There is a special function named __init__() that gets called whenever we create a new instance of a class. It exists by default, even though we don’t see it. However, we can define our own __init__() function inside the class, overwriting the default version. We might want to do this in order to provide more input variables, just like we would with any other function.

The first argument passed to __init__() must always be the keyword self - this is how the object keeps track of itself internally - but we can pass additional variables after that.

In order to assign a variable to the class (creating a member variable), we use dot notation. For instance, if we passed newVariable into our class, inside the __init__() function we would say:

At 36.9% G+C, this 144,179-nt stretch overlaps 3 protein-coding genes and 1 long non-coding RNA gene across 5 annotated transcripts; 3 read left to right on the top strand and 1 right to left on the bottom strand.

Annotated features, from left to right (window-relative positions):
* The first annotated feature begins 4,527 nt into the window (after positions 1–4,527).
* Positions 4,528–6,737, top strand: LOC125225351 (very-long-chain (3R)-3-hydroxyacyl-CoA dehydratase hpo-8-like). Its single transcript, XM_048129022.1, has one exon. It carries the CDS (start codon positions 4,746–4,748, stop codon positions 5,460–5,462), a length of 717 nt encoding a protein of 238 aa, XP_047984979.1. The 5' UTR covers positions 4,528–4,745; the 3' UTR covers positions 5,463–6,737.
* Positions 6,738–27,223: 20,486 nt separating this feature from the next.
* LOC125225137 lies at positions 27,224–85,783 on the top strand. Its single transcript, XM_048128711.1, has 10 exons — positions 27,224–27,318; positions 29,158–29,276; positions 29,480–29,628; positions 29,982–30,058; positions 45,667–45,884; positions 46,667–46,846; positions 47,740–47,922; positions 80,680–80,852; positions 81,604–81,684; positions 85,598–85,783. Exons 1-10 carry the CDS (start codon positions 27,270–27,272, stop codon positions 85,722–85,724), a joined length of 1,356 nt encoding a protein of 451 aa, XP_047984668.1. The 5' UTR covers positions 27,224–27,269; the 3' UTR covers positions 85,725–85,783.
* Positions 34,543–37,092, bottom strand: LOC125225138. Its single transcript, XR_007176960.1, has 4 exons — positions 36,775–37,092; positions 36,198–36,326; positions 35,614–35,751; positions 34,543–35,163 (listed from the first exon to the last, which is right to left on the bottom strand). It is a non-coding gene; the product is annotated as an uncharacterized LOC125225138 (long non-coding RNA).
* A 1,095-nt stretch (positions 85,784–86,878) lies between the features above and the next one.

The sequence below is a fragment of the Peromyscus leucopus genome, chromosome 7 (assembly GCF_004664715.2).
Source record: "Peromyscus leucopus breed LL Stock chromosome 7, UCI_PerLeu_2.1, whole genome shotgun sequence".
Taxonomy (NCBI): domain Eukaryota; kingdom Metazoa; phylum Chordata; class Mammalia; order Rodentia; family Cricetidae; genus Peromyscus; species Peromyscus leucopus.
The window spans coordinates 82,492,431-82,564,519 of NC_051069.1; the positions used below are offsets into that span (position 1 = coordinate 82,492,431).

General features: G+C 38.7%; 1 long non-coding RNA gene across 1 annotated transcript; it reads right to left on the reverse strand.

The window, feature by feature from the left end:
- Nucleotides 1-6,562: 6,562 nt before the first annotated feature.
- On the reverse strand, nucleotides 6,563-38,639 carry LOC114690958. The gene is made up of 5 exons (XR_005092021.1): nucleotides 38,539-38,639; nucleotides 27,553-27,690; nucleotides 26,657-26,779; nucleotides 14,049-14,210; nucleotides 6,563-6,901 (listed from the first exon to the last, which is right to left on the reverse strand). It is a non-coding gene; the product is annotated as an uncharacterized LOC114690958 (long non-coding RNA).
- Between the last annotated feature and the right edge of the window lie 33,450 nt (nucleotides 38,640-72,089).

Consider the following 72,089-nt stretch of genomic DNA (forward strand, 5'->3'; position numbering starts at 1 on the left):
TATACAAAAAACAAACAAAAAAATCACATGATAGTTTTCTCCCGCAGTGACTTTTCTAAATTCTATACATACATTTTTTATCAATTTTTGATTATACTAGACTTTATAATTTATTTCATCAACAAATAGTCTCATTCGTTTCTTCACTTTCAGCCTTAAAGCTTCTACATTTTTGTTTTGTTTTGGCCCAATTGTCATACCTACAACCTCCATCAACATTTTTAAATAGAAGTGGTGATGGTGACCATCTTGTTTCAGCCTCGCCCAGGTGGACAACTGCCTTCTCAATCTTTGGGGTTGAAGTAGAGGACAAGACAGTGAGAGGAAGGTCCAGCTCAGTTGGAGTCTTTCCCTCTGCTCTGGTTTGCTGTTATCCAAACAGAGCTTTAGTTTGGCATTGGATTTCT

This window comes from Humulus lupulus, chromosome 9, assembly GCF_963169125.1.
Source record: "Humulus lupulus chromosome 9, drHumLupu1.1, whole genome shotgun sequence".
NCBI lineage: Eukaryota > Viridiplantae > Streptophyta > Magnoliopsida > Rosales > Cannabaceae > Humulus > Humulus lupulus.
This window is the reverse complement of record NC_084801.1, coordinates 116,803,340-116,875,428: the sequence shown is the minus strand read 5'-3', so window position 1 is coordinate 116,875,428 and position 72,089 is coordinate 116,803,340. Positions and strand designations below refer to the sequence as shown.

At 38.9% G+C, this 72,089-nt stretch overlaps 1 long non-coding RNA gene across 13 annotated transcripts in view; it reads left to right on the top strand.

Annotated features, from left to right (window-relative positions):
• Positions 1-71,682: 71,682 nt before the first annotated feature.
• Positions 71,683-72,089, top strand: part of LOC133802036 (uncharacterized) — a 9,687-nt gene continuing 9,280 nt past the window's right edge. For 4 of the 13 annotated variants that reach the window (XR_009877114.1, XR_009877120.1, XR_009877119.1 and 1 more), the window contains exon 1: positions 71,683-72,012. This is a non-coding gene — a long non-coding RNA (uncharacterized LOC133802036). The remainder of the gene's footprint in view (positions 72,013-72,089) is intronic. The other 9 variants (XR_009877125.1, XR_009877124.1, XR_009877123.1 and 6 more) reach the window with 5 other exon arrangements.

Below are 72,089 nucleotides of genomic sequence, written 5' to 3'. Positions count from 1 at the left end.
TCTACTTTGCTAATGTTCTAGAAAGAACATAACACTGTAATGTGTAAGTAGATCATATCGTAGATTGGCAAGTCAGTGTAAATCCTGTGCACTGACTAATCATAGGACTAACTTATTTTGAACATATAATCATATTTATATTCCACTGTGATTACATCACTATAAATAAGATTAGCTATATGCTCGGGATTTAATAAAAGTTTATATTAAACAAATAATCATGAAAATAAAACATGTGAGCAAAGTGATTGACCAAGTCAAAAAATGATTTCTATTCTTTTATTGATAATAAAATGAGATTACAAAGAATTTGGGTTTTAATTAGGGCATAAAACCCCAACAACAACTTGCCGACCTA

self.new_variable = new_variable



Define the __init__() function of the Car class to take four inputs: self, model, color, and mpg. Assign the last three inputs to member variables of the same name by using the self keyword.

Then, modify the object my_car to provide the following inputs at initialization:

model = "DeLorean" color = "silver" mpg = 88

You don’t need to include the self keyword when you create an instance of a class, because self gets added to the beginning of your list of inputs automatically by the class definition.

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